"I should have been more daring [with The Private Life of Sherlock Holmes].

I have this theory. I wanted Holmes [to be] homosexual and not admitting it to anyone, including maybe even himself.

The burden of keeping it a secret was the reason he took dope."

-

Billy Wilder, on his original intent for The Private Life of Sherlock Holmes.



Reference Notes:

  • Mark Gatiss and Steven Moffat have stated TPLoSH was used as their main inspiration and “template” for Sherlock, and Gatiss considers Wilder to be one of "the best screenwriters in the world". [x]
  • Related quote on Wilder’s experience with censorship and TPLoSH here: [x]

(Quote from ‘A Foreign Affair: Billy Wilder’s American Films’ (2013) [x])

Skulls & Tea | TPLoSH References | Disclaimer/reblogs ]


skulls-and-tea:



The BBC drama controller [and original commissioner of Sherlock] Ben Stephenson, who is himself gay, said he was “really worried” that there are not many gay characters on television and called on writers to come forward with more stories addressing homosexuality.
Stephenson said it was simplistic to argue that greater diversity offscreen will result in improvement in on-screen portrayals, pointing to his own experience. “I am diverse, in that sense [gay], and are there many portrayals of gay characters on television?”
"I would say it’s probably one of the lowest [represented] areas.""When the great gay script comes in, I shall definitely be commissioning it."



As well as sexuality, he felt that more effort should be made to give mental illness — "a massive taboo on TV" — a better showing.
But this quest for diversity should not come at the cost of quality, he insisted.
"I want to commission great stuff — that’s all I care about," he declared at the ‘Changing the Face of TV’ panel discussion at New Broadcasting House.



Stephenson said that diversity in BBC drama was the best it has ever been, but stressed, “We’ve got a long way to go.”
He added: “The nature of my job is to help people who love drama find enough that connects with them over the course of the year, so they can say ‘that was worth the licence fee.’”
“The important thing is making these conversations feel creative and not about ticking a box, because no one believes that creates good drama.”



Ben Stephenson is the original commissioner of Sherlock, and has served as the BBC’s Controller of Drama Commissioning since 2008. 


Sources: Excerpts taken from overlapping reports on BBC’s ‘Reflect and Represent’ conference at the New Broadcasting House in February, 2014.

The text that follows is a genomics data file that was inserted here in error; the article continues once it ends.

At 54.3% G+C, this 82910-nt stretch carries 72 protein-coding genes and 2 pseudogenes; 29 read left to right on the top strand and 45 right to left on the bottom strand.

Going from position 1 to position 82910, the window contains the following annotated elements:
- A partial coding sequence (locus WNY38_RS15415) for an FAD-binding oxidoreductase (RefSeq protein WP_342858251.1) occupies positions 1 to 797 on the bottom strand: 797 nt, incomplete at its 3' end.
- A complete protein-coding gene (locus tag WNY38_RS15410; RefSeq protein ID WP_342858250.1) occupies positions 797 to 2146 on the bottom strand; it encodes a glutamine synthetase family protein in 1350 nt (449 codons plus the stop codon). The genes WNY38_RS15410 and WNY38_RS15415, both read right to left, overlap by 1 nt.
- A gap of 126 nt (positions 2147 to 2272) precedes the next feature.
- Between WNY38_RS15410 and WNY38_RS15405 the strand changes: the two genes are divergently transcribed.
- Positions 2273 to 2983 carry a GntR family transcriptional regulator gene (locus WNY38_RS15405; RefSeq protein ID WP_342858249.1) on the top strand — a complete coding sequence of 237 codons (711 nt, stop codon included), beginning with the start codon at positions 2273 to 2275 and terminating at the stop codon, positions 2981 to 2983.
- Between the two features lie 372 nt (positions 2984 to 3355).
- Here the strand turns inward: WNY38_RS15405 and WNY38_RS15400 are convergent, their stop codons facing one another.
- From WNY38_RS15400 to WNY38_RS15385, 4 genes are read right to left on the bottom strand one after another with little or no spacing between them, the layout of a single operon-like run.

[x]     [x]     [x]     [x]     [x]


[  Skulls & Tea | Sherlock Creator Quotes Collection | Disclaimer/reblogs ]

skulls-and-tea:



The BBC drama controller [and original commissioner of SherlockBen Stephenson, who is himself gay, said he was “really worried” that there are not many gay characters on television and called on writers to come forward with more stories addressing homosexuality.

Stephenson said it was simplistic to argue that greater diversity offscreen will result in improvement in on-screen portrayals, pointing to his own experience. “I am diverse, in that sense [gay], and are there many portrayals of gay characters on television?”

"I would say it’s probably one of the lowest [represented] areas."

"When the great gay script comes in, I shall definitely be commissioning it."



As well as sexuality, he felt that more effort should be made to give mental illness — "a massive taboo on TV" — a better showing.

But this quest for diversity should not come at the cost of quality, he insisted.

"I want to commission great stuff — that’s all I care about," he declared at the ‘Changing the Face of TV’ panel discussion at New Broadcasting House.



Stephenson said that diversity in BBC drama was the best it has ever been, but stressed, “We’ve got a long way to go.”

He added: “The nature of my job is to help people who love drama find enough that connects with them over the course of the year, so they can say ‘that was worth the licence fee.’”

“The important thing is making these conversations feel creative and not about ticking a box, because no one believes that creates good drama.”



Ben Stephenson is the original commissioner of Sherlock, and has served as the BBC’s Controller of Drama Commissioning since 2008.